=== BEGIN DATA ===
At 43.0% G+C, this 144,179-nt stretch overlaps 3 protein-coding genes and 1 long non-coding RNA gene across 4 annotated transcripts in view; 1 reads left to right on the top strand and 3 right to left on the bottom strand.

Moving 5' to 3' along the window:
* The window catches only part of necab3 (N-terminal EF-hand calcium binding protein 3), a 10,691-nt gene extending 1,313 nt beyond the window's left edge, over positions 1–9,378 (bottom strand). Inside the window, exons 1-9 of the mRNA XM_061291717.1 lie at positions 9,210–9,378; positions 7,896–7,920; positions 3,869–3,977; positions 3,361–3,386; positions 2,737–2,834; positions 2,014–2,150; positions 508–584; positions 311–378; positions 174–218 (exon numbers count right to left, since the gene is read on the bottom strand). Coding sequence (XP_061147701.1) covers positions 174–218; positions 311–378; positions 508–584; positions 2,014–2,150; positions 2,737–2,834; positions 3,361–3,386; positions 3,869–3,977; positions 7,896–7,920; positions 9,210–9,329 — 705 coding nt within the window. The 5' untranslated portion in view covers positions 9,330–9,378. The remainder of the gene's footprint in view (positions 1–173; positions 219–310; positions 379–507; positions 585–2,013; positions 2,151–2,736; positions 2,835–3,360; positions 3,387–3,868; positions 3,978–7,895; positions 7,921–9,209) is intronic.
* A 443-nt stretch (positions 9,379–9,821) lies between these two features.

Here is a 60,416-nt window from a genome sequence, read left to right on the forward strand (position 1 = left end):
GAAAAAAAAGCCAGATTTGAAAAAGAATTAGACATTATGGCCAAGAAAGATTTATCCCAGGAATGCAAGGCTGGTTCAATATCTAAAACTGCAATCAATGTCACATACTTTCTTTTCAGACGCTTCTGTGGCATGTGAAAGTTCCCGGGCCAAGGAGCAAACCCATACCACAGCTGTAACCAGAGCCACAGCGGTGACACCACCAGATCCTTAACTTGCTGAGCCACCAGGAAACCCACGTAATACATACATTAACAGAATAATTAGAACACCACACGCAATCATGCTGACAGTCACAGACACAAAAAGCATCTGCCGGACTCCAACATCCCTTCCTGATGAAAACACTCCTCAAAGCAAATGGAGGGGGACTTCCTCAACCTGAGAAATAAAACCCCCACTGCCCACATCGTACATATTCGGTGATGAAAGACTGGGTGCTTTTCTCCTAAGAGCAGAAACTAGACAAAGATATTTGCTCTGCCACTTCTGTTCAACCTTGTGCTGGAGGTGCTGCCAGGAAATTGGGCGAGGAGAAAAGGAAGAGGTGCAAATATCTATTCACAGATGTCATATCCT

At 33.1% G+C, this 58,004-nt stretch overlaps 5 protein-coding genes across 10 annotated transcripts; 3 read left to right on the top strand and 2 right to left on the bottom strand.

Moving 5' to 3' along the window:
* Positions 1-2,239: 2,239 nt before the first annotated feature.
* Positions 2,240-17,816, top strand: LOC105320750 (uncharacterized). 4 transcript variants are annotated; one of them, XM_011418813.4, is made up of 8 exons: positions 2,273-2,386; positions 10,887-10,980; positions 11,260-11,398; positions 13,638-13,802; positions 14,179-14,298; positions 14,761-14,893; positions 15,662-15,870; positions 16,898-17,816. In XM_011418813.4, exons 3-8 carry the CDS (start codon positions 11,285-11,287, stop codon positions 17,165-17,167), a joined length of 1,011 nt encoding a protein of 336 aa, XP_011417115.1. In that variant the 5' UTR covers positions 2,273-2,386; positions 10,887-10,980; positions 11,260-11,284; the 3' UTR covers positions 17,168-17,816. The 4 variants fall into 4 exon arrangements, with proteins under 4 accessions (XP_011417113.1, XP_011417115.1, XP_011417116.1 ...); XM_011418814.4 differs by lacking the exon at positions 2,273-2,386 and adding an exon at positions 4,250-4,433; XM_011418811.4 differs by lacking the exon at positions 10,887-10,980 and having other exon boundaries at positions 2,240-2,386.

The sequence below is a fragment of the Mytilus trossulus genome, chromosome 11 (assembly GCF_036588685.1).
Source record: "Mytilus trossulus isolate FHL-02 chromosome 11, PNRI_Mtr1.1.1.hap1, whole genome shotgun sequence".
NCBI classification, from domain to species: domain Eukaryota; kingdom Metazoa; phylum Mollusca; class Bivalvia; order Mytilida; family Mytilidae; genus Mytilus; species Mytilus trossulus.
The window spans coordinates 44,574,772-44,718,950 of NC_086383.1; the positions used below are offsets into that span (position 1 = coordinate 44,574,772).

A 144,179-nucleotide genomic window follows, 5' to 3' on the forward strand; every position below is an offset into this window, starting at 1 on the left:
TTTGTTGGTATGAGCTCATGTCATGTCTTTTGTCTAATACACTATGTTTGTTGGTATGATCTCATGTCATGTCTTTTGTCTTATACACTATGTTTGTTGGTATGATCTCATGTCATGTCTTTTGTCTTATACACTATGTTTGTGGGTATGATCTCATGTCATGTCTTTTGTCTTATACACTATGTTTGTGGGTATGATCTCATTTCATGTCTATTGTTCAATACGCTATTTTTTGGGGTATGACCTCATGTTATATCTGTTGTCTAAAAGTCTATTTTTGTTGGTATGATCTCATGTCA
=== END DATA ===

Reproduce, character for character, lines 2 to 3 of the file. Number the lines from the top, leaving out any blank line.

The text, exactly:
Moving 5' to 3' along the window:
* The window catches only part of necab3 (N-terminal EF-hand calcium binding protein 3), a 10,691-nt gene extending 1,313 nt beyond the window's left edge, over positions 1–9,378 (bottom strand). Inside the window, exons 1-9 of the mRNA XM_061291717.1 lie at positions 9,210–9,378; positions 7,896–7,920; positions 3,869–3,977; positions 3,361–3,386; positions 2,737–2,834; positions 2,014–2,150; positions 508–584; positions 311–378; positions 174–218 (exon numbers count right to left, since the gene is read on the bottom strand). Coding sequence (XP_061147701.1) covers positions 174–218; positions 311–378; positions 508–584; positions 2,014–2,150; positions 2,737–2,834; positions 3,361–3,386; positions 3,869–3,977; positions 7,896–7,920; positions 9,210–9,329 — 705 coding nt within the window. The 5' untranslated portion in view covers positions 9,330–9,378. The remainder of the gene's footprint in view (positions 1–173; positions 219–310; positions 379–507; positions 585–2,013; positions 2,151–2,736; positions 2,835–3,360; positions 3,387–3,868; positions 3,978–7,895; positions 7,921–9,209) is intronic.